And that’s the sum of my thoughts about sport: each swelling of pride must be punctured by smashed chariot fragment. It’s with relief that the liberal comfort blanket of the 2012 opening ceremony was negated by the crass insensitivity of the closing ceremony, and that our national heroes are suspected of being doped-up schemers. The symbol finds its story, only for the plot to crumble.
I hadn’t noticed what has happened to “so”. I thought it was so last year to diss “so”. I’d been encouraged by Heaney’s Beowulf, where he translates the initial, throat-clearing utterance “Hwæt” as the Irish idiomatic, yarn-commencing “So.” which obliterates all previous narrative and commands attention.
But here’s Iain Sinclair, in the LRB (link here), who’s always sharp in spotting the petty indignities suffered by language, describing the initial “So” as the “entry code” to a gentrified, socially-cleansed London.
And in Sinclair’s article I discover that Tom Raworth has died. He didn’t make the news in the way that Derek Walcott did, and it had passed me by. I have fond memories of Raworth’s readings at Essex in recent years. Poetry readings are often poorly-attended affairs, but for one, Raworth’s audience was swelled by a keen email sent to all in the department of Literature at the university. It was a simple instruction not to miss “the great (-est?) modernist poet, Tom Raworth”. The email was sent by the late Joe Allard, an infectious enthusiast for Icelandic literature, among other things, and a fixture in the literary and drinking life of the town of Wivenhoe. The entire email — a plug in under 30 words, including time and place — was arresting and compelling: as if to say, here is Modernism, returning to revivify the Brutalist architecture of the Essex campus. It lives today.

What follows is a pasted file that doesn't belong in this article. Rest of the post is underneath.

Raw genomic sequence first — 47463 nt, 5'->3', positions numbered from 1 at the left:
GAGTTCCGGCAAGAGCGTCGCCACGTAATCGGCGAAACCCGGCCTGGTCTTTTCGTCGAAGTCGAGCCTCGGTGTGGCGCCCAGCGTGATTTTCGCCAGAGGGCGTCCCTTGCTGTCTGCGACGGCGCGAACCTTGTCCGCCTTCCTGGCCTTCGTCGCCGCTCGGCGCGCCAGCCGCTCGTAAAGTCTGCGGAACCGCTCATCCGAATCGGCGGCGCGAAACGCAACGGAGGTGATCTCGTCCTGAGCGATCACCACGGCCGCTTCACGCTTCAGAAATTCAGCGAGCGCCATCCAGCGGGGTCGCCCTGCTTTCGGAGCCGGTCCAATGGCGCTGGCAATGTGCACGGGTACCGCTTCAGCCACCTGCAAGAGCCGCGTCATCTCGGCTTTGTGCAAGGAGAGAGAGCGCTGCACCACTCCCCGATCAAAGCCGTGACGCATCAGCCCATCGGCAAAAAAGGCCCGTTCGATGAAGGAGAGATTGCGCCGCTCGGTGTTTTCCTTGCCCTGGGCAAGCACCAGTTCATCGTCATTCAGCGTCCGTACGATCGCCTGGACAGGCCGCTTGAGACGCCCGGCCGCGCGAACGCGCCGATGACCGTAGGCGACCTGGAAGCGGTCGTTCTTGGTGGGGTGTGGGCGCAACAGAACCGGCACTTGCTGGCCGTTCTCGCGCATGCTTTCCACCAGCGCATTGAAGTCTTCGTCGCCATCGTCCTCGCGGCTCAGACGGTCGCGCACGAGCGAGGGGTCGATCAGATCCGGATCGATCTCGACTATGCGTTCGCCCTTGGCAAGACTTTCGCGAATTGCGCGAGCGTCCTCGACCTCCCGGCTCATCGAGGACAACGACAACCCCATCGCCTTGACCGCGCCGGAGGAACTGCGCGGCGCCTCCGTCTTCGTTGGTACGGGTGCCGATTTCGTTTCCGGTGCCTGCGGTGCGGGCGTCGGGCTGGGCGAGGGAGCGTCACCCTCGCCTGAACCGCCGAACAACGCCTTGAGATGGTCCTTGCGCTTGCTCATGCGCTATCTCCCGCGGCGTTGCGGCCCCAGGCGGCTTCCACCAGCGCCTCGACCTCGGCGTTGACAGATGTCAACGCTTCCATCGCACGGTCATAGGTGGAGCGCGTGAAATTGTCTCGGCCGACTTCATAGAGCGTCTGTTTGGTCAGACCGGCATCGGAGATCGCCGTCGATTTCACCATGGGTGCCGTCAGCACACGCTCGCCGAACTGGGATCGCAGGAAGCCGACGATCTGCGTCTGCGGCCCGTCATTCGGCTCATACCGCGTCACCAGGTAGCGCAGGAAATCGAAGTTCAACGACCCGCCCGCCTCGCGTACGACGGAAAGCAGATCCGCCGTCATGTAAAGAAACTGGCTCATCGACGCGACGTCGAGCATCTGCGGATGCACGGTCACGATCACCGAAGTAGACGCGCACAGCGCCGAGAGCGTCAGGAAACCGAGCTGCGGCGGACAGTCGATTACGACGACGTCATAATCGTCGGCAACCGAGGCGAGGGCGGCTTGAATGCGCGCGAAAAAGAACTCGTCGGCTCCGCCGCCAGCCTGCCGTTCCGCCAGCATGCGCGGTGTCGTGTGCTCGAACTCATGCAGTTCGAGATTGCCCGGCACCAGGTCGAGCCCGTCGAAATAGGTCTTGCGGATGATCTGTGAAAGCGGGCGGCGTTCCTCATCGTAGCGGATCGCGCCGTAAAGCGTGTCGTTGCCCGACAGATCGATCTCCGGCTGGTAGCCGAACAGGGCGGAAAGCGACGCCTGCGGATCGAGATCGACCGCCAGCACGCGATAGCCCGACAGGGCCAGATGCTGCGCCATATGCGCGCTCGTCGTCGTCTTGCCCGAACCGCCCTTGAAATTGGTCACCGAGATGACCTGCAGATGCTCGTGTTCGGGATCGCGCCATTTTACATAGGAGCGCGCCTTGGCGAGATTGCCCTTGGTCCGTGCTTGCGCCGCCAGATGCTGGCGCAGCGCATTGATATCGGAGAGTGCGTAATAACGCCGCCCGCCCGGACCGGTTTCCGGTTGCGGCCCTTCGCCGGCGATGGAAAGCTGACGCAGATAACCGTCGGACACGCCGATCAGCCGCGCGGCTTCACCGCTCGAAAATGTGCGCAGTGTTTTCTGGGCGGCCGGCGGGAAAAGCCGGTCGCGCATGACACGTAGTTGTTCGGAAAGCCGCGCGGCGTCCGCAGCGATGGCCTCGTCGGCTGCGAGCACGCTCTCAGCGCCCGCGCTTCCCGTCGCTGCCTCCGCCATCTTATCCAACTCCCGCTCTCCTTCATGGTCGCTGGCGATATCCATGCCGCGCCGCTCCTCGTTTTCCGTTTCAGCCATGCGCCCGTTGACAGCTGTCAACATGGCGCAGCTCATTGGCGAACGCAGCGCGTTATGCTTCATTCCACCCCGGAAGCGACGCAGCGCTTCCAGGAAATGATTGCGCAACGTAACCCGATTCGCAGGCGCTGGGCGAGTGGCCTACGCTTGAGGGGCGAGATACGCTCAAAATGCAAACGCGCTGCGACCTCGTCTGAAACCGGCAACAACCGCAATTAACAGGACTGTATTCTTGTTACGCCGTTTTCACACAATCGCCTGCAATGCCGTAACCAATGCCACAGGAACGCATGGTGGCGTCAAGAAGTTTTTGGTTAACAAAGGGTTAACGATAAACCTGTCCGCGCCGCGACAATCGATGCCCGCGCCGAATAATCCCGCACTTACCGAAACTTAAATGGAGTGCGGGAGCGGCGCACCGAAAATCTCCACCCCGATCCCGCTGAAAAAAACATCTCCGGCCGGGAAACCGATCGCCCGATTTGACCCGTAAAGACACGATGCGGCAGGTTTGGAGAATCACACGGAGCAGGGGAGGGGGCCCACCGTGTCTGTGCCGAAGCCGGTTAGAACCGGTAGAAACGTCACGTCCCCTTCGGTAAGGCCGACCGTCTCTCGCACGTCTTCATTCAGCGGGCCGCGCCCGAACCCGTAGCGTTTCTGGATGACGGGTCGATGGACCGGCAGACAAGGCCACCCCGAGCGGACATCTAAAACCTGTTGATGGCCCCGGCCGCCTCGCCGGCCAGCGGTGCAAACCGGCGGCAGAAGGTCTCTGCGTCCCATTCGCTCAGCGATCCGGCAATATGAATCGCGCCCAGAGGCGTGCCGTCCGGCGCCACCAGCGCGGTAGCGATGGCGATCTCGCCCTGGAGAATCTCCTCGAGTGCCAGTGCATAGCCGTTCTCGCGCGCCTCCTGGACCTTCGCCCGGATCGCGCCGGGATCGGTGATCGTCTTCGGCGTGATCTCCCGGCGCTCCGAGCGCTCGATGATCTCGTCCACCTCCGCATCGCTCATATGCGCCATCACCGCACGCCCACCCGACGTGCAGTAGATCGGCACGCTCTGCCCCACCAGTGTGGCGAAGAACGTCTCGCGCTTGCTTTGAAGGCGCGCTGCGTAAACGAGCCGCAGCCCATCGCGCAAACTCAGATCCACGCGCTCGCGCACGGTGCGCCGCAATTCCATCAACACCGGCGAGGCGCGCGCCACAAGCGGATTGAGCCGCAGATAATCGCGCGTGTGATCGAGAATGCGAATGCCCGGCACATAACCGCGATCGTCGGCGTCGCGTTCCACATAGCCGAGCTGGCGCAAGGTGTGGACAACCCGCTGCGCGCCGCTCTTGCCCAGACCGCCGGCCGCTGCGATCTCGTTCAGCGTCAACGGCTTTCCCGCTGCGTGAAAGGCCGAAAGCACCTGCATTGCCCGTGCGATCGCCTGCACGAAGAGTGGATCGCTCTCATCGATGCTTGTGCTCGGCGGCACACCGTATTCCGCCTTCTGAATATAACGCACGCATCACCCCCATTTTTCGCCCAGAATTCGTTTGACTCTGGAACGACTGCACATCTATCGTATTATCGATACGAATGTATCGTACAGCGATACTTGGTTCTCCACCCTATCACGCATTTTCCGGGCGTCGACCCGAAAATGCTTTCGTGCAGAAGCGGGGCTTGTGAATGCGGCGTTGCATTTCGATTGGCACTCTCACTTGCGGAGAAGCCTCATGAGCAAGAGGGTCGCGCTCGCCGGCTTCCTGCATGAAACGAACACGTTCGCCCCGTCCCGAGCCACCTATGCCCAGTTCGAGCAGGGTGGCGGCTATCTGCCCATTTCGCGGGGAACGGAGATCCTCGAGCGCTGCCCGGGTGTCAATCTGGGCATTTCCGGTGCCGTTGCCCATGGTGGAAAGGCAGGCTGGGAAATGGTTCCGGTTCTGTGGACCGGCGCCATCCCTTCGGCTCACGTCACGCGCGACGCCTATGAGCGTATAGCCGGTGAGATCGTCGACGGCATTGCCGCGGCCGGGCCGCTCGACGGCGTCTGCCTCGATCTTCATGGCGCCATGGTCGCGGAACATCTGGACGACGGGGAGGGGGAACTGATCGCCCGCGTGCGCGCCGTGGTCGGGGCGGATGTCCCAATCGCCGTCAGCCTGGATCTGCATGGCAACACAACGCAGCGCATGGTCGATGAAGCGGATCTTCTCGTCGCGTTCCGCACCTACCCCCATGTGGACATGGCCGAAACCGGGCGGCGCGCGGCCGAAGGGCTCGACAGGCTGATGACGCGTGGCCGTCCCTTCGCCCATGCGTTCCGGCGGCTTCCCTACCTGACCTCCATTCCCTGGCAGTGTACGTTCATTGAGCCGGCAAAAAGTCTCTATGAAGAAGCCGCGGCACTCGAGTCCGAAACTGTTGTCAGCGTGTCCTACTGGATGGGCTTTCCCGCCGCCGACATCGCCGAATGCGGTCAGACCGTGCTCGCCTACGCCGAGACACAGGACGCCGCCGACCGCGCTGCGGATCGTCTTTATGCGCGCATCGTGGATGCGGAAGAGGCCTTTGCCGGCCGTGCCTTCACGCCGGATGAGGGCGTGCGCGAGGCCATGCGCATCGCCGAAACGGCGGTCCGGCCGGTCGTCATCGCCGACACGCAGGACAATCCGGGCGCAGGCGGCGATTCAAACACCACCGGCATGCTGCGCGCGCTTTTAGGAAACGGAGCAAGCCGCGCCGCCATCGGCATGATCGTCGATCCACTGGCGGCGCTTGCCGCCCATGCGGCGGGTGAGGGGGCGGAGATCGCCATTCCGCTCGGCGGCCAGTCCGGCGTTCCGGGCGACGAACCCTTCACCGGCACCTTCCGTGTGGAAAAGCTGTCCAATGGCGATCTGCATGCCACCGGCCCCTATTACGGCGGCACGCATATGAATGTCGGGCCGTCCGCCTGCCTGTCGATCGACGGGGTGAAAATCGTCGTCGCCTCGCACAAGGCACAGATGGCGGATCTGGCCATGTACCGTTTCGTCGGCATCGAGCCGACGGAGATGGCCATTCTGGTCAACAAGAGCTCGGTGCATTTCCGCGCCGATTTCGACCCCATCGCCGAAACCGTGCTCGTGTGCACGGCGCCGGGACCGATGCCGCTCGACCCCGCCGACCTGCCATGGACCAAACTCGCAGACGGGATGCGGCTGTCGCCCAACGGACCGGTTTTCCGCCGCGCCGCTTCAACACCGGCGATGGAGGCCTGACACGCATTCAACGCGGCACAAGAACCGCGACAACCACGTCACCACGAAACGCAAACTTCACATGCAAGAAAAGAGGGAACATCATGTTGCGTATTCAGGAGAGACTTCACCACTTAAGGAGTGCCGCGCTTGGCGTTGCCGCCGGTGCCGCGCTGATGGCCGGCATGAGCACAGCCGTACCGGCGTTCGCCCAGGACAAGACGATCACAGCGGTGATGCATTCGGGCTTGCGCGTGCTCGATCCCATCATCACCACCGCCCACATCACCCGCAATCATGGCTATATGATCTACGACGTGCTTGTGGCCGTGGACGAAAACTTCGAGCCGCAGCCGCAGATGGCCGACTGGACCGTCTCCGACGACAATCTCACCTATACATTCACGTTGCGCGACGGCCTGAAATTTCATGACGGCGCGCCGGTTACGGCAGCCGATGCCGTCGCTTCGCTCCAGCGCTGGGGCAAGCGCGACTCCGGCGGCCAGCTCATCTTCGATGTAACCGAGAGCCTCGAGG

This is my first post on here in a while. I have been writing more formal pieces, and the free time I’ve had when I could be writing blogs has been spent reading instead. Reading for pleasure, I mean. No-one can argue with that excuse.
University of Dreams – Talk and exhibition opening, University of Essex, Tuesday 3 May 2011
From the blurb:
The University of Dreams is a creative project […] that called upon all members of the University of Essex, from each campus, and from every area of work, study and play, to share their dreams. The project caught everyone’s imagination and in a two week period in February over 120 dreams were submitted.
We now invite you to attend the opening of an exhibition which offers a window onto the dream-life of the University. Excerpts from the submitted dreams will be displayed alongside photographs, CCTV footage and sound recordings of the Colchester Campus at night-time.
The dream-descriptions displayed in the exhibition made me regret slightly my decision not to submit my own dream (which I did on the grounds that it was too personal, too much a part of me, even though they were anonymously collected). As I consumed the very high quality nibbles and some decent seminar wine, I bumped into a few old faces, and as we were ushered in to hear the talks, I sat on a bank of seats in the middle of what felt like an intoxicating collision of past, present and future.
The first talk was by Marina Warner: a reliably eclectic rumination on the One Thousand and One Nights. This was followed by Iain Sinclair’s circular talk around Claybury, Clare, Hackney, the M25, and so on. I was amused by Sinclair’s remark that his wife dreams his work before he does it.
Next was the slideshow of Lynne Pettinger’s photographs with Will Montgomery’s recordings of the campus at night. Both emphasized the industrial / brutalist side of the campus over the lakeside / Constable-country setting. I was particularly struck by a photo of the shadow of a railing protruding from a larger shadow.
The event ended with a poetry reading from two poets with old Essex connections. Ralph Hawkins’s rather surly reading style was ultimately endearing. Jeremy Reed did his best to alienate. He boasted about his friendship with the singer from the Libertines, was rude about everyone present, with the pointed sycophantic exception of Iain Sinclair. He was dressed in the old fart’s r’n’r uniform of dark blue jeans, converse trainers, black jacket, beret with curls of hair carefully flicked in front of his eyes. Needless to say, he kept playing with his hair. He read a poem called ‘Why the Rolling Stones are so skinny’, but preposterously made reference to a 30 inch waist: good lord, that is fat for a post-war junkie. But the thing that really bothered me about him was the way that he had these scraps of paper he was using as bookmarks, and he just tossed them on the floor and didn’t pick them up when he left. I can’t stand that aristocratic mentality that thinks it’s really rock n roll to expect cleaners on minimum wage to tidy up in their wake.